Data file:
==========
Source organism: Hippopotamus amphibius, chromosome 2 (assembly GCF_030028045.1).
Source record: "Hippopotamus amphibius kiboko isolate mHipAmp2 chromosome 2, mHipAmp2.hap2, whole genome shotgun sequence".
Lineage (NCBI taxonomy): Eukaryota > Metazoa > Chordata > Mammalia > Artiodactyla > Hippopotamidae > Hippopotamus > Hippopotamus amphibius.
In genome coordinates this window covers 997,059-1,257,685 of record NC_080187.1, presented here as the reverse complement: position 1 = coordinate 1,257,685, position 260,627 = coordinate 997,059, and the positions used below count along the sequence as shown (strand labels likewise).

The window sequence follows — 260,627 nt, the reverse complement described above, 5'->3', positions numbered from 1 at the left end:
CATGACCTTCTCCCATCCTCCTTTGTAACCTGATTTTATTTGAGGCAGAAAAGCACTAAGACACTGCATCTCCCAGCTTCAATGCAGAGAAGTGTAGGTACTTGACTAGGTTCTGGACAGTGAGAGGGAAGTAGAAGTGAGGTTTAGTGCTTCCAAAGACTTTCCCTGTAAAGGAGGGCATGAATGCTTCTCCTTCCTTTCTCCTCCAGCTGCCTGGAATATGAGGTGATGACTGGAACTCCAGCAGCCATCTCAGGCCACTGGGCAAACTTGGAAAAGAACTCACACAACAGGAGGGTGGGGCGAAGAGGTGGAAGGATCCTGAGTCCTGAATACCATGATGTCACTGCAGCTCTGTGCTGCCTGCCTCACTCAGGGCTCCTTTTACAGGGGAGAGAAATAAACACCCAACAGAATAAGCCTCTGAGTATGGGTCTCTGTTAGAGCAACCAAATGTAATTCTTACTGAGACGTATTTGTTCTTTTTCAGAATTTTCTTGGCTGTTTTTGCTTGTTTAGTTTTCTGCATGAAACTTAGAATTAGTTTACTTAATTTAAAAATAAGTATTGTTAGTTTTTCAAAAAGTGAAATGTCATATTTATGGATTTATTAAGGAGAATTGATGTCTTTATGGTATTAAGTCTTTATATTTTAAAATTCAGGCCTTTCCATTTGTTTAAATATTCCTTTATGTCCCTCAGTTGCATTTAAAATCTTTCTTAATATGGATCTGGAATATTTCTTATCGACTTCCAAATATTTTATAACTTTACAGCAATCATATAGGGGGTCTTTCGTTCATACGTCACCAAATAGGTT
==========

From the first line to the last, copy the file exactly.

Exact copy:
Source organism: Hippopotamus amphibius, chromosome 2 (assembly GCF_030028045.1).
Source record: "Hippopotamus amphibius kiboko isolate mHipAmp2 chromosome 2, mHipAmp2.hap2, whole genome shotgun sequence".
Lineage (NCBI taxonomy): Eukaryota > Metazoa > Chordata > Mammalia > Artiodactyla > Hippopotamidae > Hippopotamus > Hippopotamus amphibius.
In genome coordinates this window covers 997,059-1,257,685 of record NC_080187.1, presented here as the reverse complement: position 1 = coordinate 1,257,685, position 260,627 = coordinate 997,059, and the positions used below count along the sequence as shown (strand labels likewise).

The window sequence follows — 260,627 nt, the reverse complement described above, 5'->3', positions numbered from 1 at the left end:
CATGACCTTCTCCCATCCTCCTTTGTAACCTGATTTTATTTGAGGCAGAAAAGCACTAAGACACTGCATCTCCCAGCTTCAATGCAGAGAAGTGTAGGTACTTGACTAGGTTCTGGACAGTGAGAGGGAAGTAGAAGTGAGGTTTAGTGCTTCCAAAGACTTTCCCTGTAAAGGAGGGCATGAATGCTTCTCCTTCCTTTCTCCTCCAGCTGCCTGGAATATGAGGTGATGACTGGAACTCCAGCAGCCATCTCAGGCCACTGGGCAAACTTGGAAAAGAACTCACACAACAGGAGGGTGGGGCGAAGAGGTGGAAGGATCCTGAGTCCTGAATACCATGATGTCACTGCAGCTCTGTGCTGCCTGCCTCACTCAGGGCTCCTTTTACAGGGGAGAGAAATAAACACCCAACAGAATAAGCCTCTGAGTATGGGTCTCTGTTAGAGCAACCAAATGTAATTCTTACTGAGACGTATTTGTTCTTTTTCAGAATTTTCTTGGCTGTTTTTGCTTGTTTAGTTTTCTGCATGAAACTTAGAATTAGTTTACTTAATTTAAAAATAAGTATTGTTAGTTTTTCAAAAAGTGAAATGTCATATTTATGGATTTATTAAGGAGAATTGATGTCTTTATGGTATTAAGTCTTTATATTTTAAAATTCAGGCCTTTCCATTTGTTTAAATATTCCTTTATGTCCCTCAGTTGCATTTAAAATCTTTCTTAATATGGATCTGGAATATTTCTTATCGACTTCCAAATATTTTATAACTTTACAGCAATCATATAGGGGGTCTTTCGTTCATACGTCACCAAATAGGTT